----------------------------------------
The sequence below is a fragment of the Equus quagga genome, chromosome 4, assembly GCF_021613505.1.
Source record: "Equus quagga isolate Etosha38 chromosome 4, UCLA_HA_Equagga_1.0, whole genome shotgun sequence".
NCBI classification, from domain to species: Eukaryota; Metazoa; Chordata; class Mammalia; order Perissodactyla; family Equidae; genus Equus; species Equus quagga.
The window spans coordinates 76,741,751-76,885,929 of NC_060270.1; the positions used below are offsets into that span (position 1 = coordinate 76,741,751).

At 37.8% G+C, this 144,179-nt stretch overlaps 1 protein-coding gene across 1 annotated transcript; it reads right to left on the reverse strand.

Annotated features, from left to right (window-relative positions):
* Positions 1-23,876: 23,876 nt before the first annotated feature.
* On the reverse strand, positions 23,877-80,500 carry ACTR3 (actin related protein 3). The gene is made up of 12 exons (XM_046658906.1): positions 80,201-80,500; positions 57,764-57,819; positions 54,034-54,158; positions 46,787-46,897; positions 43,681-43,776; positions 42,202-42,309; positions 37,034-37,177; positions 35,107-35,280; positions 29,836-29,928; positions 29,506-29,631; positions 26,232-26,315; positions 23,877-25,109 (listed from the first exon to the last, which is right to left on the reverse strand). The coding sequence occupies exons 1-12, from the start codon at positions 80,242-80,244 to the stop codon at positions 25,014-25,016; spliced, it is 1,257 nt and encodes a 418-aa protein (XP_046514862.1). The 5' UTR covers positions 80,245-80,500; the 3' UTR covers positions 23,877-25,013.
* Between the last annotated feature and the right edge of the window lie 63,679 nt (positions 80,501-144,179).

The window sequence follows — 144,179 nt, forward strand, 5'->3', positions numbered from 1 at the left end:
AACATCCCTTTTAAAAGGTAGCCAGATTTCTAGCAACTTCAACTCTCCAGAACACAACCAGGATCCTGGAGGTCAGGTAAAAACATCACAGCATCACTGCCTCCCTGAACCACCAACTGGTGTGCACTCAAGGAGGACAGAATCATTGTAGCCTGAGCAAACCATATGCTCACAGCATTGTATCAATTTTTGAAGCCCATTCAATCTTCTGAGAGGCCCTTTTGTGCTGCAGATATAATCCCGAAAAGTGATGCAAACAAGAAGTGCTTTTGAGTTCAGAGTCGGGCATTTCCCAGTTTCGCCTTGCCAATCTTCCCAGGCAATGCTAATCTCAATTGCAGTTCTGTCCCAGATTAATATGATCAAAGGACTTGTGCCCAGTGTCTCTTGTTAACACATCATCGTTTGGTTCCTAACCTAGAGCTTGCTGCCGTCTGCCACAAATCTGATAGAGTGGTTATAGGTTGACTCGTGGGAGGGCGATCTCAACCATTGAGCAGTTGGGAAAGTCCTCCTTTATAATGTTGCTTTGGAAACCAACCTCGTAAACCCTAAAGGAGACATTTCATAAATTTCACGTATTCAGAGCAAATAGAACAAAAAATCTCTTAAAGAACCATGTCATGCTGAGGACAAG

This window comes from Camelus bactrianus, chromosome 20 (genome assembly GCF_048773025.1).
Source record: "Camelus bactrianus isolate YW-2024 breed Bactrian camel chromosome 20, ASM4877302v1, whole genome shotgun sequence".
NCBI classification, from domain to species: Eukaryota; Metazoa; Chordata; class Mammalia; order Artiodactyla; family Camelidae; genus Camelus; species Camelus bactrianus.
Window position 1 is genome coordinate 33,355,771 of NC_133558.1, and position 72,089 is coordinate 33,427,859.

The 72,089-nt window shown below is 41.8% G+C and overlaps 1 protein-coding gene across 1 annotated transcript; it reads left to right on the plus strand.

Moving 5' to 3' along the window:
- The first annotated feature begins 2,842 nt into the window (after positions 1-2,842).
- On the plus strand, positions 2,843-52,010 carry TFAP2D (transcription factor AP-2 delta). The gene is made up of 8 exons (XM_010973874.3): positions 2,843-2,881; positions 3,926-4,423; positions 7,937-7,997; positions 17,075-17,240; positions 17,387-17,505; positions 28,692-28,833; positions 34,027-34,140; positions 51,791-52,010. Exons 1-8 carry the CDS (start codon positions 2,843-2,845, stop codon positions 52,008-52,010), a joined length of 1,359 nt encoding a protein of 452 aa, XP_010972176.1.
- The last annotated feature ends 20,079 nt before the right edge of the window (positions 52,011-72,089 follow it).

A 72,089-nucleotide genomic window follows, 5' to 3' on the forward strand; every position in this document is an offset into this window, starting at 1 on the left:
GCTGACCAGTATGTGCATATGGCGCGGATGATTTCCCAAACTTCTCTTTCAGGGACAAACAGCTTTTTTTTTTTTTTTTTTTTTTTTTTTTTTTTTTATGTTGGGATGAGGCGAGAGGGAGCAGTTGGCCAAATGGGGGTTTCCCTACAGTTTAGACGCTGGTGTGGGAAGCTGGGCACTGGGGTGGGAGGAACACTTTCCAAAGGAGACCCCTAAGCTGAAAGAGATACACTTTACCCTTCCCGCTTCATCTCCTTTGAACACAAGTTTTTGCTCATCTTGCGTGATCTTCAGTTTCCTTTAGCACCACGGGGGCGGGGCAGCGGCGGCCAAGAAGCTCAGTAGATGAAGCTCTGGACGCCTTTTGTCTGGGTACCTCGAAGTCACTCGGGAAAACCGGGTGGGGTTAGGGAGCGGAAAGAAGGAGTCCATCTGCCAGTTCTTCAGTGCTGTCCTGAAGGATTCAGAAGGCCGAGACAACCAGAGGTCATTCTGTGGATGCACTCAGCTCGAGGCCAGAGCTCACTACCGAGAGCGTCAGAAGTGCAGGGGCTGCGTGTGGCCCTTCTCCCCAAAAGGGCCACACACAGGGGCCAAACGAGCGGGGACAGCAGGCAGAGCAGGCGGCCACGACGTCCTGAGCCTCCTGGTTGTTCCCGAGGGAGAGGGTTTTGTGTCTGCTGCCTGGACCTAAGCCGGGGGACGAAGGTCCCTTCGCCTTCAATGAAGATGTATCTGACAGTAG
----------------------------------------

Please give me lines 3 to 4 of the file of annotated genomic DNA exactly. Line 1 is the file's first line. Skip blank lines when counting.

NCBI classification, from domain to species: Eukaryota; Metazoa; Chordata; class Mammalia; order Perissodactyla; family Equidae; genus Equus; species Equus quagga.
The window spans coordinates 76,741,751-76,885,929 of NC_060270.1; the positions used below are offsets into that span (position 1 = coordinate 76,741,751).